Factors influencing conceptual understanding in introductory college physics courses

Date of Award




Degree Name

Doctor of Philosophy (Ph.D.)


Higher Education

First Committee Member

John H. Croghan, Committee Chair

Second Committee Member

R. H. Williams, Committee Member


The purpose of this study was to identify important factors that may have a predictive and correlational validity for the successful comprehension of physics principles in introductory college physics courses. A total of 163 students from three campuses of Miami-Dade Community College, taught by six different professors, participated in the study. Students with incomplete data were excluded, reducing the sample to 152.This study was conducted using a multiple regression design. Visualization ability, course name, gender, ethnicity, math proficiency, grade point average, and previous physics knowledge (whether or not a student had taken high school physics) were identified as independent variables, with conceptual understanding of physics as the dependent variable.Correlation and regression procedures, as well as other statistical tests, were conducted in order to explore relationships among the variables and to determine the most parsimonious model for prediction of conceptual understanding.Analysis indicated that visualization ability was the most important variable for prediction of conceptual understanding of physics. Other variables, in order of importance, were the type of physics course, having taken high school physics and overall grade point average.Although males and females did not differ in math proficiency and in grade point average, males generally had a stronger math background than females. More males had taken high school physics and more of them enrolled in physics that required higher level mathematics. Higher conceptual understanding of physics was associated with being male, with taking calculus-based physics, with higher levels of visualization ability, with higher GPA and with having had high school physics.In addition to the above statistical procedures, students' incorrect answers were analyzed in order to identify misconceptions and how these correlated with conceptual understanding and other variables. Students had all types of physics misconceptions and these correlated negatively with conceptual understanding.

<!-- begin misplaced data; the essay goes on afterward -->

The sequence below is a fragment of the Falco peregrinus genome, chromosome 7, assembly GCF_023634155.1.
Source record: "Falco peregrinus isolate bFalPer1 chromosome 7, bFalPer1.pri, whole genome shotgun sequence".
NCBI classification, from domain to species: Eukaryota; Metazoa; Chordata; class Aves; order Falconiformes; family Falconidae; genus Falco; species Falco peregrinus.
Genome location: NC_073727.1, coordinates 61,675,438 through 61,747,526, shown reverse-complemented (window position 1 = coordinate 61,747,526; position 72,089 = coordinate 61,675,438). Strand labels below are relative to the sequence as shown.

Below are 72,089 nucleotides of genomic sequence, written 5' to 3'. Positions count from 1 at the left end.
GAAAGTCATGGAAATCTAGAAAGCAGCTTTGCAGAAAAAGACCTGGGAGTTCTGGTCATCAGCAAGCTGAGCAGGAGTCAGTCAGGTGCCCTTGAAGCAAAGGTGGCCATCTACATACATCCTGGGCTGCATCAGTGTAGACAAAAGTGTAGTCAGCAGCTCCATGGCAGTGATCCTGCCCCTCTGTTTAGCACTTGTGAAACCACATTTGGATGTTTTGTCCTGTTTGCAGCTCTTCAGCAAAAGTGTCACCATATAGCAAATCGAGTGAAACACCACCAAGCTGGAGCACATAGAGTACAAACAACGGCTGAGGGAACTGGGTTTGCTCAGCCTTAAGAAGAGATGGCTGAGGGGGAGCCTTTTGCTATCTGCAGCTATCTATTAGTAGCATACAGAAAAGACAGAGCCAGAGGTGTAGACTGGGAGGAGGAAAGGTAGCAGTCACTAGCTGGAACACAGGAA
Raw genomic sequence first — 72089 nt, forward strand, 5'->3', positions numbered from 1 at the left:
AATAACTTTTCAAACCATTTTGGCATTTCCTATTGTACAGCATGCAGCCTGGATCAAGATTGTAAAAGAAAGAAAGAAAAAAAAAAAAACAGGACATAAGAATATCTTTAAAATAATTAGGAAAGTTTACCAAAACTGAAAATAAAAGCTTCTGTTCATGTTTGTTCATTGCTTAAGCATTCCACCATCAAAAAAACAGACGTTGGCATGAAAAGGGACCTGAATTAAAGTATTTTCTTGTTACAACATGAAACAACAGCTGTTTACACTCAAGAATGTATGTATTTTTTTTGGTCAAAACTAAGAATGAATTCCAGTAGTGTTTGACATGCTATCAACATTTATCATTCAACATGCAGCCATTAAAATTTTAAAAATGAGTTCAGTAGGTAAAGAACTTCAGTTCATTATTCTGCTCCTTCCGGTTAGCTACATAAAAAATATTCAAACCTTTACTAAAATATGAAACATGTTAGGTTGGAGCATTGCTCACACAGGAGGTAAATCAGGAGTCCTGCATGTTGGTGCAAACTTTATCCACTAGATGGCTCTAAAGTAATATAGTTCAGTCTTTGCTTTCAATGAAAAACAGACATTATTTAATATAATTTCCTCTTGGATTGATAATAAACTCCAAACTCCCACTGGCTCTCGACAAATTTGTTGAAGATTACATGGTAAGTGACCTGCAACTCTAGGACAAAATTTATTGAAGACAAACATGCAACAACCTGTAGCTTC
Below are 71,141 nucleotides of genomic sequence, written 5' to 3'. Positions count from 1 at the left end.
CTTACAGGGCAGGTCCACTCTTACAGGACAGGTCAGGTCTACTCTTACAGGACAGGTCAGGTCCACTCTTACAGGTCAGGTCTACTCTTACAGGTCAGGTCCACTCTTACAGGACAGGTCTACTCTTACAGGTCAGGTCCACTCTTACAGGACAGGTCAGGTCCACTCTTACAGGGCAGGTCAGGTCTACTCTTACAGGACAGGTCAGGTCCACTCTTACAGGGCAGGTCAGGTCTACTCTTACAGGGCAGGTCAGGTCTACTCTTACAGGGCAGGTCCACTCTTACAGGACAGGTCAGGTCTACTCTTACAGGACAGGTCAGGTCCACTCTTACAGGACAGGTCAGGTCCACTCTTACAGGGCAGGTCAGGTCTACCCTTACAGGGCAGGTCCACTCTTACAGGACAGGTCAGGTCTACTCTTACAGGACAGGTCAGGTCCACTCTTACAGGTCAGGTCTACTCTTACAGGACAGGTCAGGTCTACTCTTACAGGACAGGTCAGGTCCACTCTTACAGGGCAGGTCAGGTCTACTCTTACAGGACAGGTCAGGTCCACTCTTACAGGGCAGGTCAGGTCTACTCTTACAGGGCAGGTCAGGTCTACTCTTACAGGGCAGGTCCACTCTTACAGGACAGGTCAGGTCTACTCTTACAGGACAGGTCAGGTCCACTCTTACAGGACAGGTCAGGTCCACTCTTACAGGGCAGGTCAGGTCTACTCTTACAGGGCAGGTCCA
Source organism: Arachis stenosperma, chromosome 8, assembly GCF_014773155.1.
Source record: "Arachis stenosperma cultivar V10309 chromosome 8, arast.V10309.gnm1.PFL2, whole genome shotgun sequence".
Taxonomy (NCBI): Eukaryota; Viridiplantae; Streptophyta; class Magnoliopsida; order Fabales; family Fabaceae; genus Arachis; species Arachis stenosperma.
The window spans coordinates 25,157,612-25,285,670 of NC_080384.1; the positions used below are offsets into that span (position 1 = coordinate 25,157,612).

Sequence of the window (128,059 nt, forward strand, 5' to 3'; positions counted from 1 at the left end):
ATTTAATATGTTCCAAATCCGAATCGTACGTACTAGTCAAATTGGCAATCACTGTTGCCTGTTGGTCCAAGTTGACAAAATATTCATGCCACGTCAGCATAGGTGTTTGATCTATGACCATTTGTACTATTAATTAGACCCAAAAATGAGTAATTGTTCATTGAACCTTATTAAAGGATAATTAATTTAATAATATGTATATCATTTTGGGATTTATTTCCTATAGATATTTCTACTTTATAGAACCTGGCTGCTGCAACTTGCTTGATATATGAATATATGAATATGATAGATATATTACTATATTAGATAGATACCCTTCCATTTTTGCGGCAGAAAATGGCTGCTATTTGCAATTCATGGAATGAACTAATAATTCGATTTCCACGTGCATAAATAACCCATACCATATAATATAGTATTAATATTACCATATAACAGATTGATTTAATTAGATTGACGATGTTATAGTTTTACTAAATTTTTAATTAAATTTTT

Education, Community College; Education, Sciences; Education, Higher

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